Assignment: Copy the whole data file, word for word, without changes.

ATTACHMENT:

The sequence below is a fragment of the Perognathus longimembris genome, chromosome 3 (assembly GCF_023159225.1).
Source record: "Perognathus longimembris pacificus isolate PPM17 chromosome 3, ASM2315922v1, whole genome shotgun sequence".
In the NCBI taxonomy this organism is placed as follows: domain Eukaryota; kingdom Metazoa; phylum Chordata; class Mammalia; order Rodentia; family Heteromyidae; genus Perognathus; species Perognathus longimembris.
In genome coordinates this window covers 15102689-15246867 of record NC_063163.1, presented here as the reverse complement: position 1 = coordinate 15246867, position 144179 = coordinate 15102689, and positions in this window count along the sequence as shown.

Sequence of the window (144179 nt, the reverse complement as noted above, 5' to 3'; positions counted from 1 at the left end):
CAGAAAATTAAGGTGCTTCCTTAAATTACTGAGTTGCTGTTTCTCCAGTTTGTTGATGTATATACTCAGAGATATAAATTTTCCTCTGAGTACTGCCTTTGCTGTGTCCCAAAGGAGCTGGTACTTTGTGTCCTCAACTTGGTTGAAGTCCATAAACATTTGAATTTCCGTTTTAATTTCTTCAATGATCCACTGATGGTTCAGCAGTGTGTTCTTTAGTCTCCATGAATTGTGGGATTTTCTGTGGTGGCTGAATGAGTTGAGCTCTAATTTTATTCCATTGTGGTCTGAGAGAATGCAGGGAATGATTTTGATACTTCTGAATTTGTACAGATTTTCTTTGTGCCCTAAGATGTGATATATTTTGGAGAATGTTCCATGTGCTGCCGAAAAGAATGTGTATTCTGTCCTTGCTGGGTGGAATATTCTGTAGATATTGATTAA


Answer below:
The sequence below is a fragment of the Perognathus longimembris genome, chromosome 3 (assembly GCF_023159225.1).
Source record: "Perognathus longimembris pacificus isolate PPM17 chromosome 3, ASM2315922v1, whole genome shotgun sequence".
In the NCBI taxonomy this organism is placed as follows: domain Eukaryota; kingdom Metazoa; phylum Chordata; class Mammalia; order Rodentia; family Heteromyidae; genus Perognathus; species Perognathus longimembris.
In genome coordinates this window covers 15102689-15246867 of record NC_063163.1, presented here as the reverse complement: position 1 = coordinate 15246867, position 144179 = coordinate 15102689, and positions in this window count along the sequence as shown.

Sequence of the window (144179 nt, the reverse complement as noted above, 5' to 3'; positions counted from 1 at the left end):
CAGAAAATTAAGGTGCTTCCTTAAATTACTGAGTTGCTGTTTCTCCAGTTTGTTGATGTATATACTCAGAGATATAAATTTTCCTCTGAGTACTGCCTTTGCTGTGTCCCAAAGGAGCTGGTACTTTGTGTCCTCAACTTGGTTGAAGTCCATAAACATTTGAATTTCCGTTTTAATTTCTTCAATGATCCACTGATGGTTCAGCAGTGTGTTCTTTAGTCTCCATGAATTGTGGGATTTTCTGTGGTGGCTGAATGAGTTGAGCTCTAATTTTATTCCATTGTGGTCTGAGAGAATGCAGGGAATGATTTTGATACTTCTGAATTTGTACAGATTTTCTTTGTGCCCTAAGATGTGATATATTTTGGAGAATGTTCCATGTGCTGCCGAAAAGAATGTGTATTCTGTCCTTGCTGGGTGGAATATTCTGTAGATATTGATTAA